Currently Viewing:
The American Journal of Managed Care June 2017
Comparative Effectiveness and Costs of Insulin Pump Therapy for Diabetes
Ronald T. Ackermann, MD, MPH; Amisha Wallia, MD, MS; Raymond Kang, MA; Andrew Cooper, MPH; Theodore A. Prospect, FSA, MAAA; Lewis G. Sandy, MD, MBA; and Deneen Vojta, MD
Radical Prostatectomy Innovation and Outcomes at Military and Civilian Institutions
Jeffrey J. Leow, MBBS, MPH; Joel S. Weissman, PhD; Linda Kimsey, PhD; Andrew Hoburg, PhD; Lorens A. Helmchen, PhD; Wei Jiang, MS; Nathanael Hevelone, MPH; Stuart R. Lipsitz, ScD; Louis L. Nguyen, MD, MPH, MBA; and Steven L. Chang, MD, MS
Patients' Views of a Behavioral Intervention Including Financial Incentives
Judy A. Shea, PhD; Aderinola Adejare, BA; Kevin G. Volpp, MD, PhD; Andrea B. Troxel, ScD; Darra Finnerty, MPH; Karen Hoffer, BS; Thomas Isaac, MD, MPH, MBA; Meredith Rosenthal, PhD; Thomas D. Sequist, MD, MPH; and David A. Asch, MD, MBA
How Do Medicare Advantage Beneficiary Payments Vary With Tenure?
Paul D. Jacobs, PhD, and Eamon Molloy, PhD
Patient Ratings of Veterans Affairs and Affiliated Hospitals
Paul A. Heidenreich, MD, MS; Aimee Zapata, MS; Lisa Shieh, MD, PhD; Nancy Oliva, PhD, RN; and Anju Sahay, PhD
Using "Roll-up" Measures in Healthcare Quality Reports: Perspectives of Report Sponsors and National Alliances
Jennifer L. Cerully, PhD; Steven C. Martino, PhD; Lise Rybowski, MBA; Melissa L. Finucane, PhD; Rachel Grob, PhD; Andrew M. Parker, PhD; Mark Schlesinger, PhD; Dale Shaller, MPA; and Grant Martsolf, PhD, MPH, RN
Does the Offer of Free Prescriptions Increase Generic Prescribing?
Bruce Stuart, PhD; Franklin Hendrick, PhD; J. Samantha Dougherty, PhD; and Jing Xu, PhD
Currently Reading
Patients' Views on Price Shopping and Price Transparency
Hannah L. Semigran, BA; Rebecca Gourevitch, MS; Anna D. Sinaiko, PhD; David Cowling, PhD; and Ateev Mehrotra, MD, MPH
A Comparison of Retrospective Attribution Rules
Lucas Higuera, MA, and Caroline Carlin, PhD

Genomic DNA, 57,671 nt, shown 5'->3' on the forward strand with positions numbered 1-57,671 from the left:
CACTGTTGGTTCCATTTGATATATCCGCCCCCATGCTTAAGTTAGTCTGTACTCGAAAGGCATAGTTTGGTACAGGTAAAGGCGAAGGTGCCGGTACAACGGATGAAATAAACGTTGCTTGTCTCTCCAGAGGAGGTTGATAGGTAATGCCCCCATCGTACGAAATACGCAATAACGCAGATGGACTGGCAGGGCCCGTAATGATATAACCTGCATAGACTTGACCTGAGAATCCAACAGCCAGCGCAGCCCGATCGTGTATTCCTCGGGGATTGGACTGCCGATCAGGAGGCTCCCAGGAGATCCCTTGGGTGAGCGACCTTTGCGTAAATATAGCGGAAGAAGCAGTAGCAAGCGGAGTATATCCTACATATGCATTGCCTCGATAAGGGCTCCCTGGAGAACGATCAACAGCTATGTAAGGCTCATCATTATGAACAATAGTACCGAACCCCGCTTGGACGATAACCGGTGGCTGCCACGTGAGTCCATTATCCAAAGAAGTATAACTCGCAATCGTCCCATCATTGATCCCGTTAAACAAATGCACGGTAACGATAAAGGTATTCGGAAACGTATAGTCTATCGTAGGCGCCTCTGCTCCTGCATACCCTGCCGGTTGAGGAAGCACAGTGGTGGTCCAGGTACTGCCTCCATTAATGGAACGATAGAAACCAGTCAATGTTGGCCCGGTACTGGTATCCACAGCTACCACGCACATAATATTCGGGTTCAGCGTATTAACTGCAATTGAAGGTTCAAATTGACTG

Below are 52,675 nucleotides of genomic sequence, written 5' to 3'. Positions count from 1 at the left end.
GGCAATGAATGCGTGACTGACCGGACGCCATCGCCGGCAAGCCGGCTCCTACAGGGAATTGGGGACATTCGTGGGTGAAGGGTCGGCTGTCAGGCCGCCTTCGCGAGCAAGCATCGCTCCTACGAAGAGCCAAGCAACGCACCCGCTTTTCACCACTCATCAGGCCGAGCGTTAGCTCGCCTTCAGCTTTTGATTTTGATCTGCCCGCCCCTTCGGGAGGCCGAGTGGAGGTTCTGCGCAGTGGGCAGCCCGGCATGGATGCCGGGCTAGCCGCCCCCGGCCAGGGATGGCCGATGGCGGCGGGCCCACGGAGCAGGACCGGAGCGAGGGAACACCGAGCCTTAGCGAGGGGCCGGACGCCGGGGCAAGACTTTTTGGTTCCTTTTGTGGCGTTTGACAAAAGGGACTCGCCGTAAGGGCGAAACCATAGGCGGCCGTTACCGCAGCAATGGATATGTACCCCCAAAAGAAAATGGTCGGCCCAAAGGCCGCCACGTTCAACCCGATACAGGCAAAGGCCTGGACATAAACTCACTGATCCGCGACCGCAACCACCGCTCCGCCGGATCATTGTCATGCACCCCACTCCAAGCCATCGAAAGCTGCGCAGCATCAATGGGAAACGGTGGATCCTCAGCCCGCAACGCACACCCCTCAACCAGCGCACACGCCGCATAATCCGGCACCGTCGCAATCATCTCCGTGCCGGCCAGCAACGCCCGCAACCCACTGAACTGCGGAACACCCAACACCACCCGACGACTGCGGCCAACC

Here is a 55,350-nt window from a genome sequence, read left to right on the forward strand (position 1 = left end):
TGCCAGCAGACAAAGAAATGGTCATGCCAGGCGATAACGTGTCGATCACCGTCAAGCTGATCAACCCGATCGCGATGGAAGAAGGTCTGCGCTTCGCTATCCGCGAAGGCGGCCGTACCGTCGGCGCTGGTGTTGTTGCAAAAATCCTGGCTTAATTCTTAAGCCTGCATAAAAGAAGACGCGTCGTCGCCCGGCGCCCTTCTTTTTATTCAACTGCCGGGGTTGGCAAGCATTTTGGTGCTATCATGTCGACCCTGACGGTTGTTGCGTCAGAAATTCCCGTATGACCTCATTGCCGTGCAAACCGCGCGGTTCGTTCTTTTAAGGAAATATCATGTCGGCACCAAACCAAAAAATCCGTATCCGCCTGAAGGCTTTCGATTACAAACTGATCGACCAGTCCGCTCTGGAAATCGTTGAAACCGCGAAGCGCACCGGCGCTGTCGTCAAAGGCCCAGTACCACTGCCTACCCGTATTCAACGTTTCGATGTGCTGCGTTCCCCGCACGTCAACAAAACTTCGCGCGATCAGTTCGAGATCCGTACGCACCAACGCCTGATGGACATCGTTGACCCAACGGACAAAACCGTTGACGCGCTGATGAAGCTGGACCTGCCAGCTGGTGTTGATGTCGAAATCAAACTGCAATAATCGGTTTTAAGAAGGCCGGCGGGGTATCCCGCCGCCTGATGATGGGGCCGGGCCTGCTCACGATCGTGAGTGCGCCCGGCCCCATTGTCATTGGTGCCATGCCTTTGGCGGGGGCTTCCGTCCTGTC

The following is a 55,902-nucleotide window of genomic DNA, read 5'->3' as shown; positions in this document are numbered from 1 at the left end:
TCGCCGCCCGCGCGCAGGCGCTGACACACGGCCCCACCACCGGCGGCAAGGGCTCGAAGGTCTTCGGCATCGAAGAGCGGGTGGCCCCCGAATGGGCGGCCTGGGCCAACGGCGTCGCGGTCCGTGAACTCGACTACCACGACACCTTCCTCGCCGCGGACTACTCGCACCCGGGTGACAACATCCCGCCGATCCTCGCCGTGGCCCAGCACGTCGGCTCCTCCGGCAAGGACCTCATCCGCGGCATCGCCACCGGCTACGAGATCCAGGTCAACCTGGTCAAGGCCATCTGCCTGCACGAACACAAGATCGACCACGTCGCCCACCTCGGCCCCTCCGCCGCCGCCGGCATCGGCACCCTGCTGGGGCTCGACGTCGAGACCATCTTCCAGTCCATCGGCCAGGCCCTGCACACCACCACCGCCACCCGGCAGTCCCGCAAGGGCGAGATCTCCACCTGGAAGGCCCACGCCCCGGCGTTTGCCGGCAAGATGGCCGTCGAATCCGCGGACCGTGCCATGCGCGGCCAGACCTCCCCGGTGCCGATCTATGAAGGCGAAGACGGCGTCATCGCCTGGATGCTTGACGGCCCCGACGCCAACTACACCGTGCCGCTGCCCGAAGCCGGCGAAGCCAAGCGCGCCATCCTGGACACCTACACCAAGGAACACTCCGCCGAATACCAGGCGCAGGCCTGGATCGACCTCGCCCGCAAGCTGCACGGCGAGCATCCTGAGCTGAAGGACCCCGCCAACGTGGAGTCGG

Patients' Views on Price Shopping and Price Transparency

Hannah L. Semigran, BA; Rebecca Gourevitch, MS; Anna D. Sinaiko, PhD; David Cowling, PhD; and Ateev Mehrotra, MD, MPH
The authors interviewed patients with access to a price transparency website. Despite a positive opinion of price shopping in theory, respondents reported barriers to doing so in reality.
Salience of searching for price information. The first set of barriers related to when and for what reason respondents reported they should search for price information. As previously noted, most supported the idea in theory; however, many respondents described price shopping as a foreign concept, as they had never considered using price to choose a doctor or going against a referral from their provider. Among those who had not used the tool, several respondents mentioned they simply forgot to use the price transparency tool when they were searching for a new provider. In particular, it was common for respondents to express disappointment during the interview if they had forgotten to use the tool after being reminded of it. Among those who had used the tool, it was common to have logged on to the tool once or twice out of curiosity but to not have returned to the website since then.

Another theme in the interviews was the belief that proactively searching for price would not impact what respondents would pay out-of-pocket for their care. For example, several respondents noted that it was unimportant to shop for care because they were already beyond their deductible or because their co-payment for an office visit was always the same. Many—in particular, those in rural areas—felt it was not useful to shop for care because there was a limited set of providers they could see within their health plan’s provider network. Others were skeptical of the usefulness of the price information on the website because it did not account for the tests or referrals the physician might order during a visit.

Perception that other factors are more important for provider choice than price. The second set of barriers consisted of factors that respondents judged as more important than their out-of-pocket costs when selecting a provider. Overwhelmingly, respondents did not want to shop for care because of loyalty to their current providers. This was true of those who used the tool and those who had not. Many respondents commented that differences in price were relatively unimportant when it came to their primary care physicians (PCPs) and specialists with whom they had an established relationship. Respondents also judged referrals and input from their own physicians as key reasons for making a given provider decision.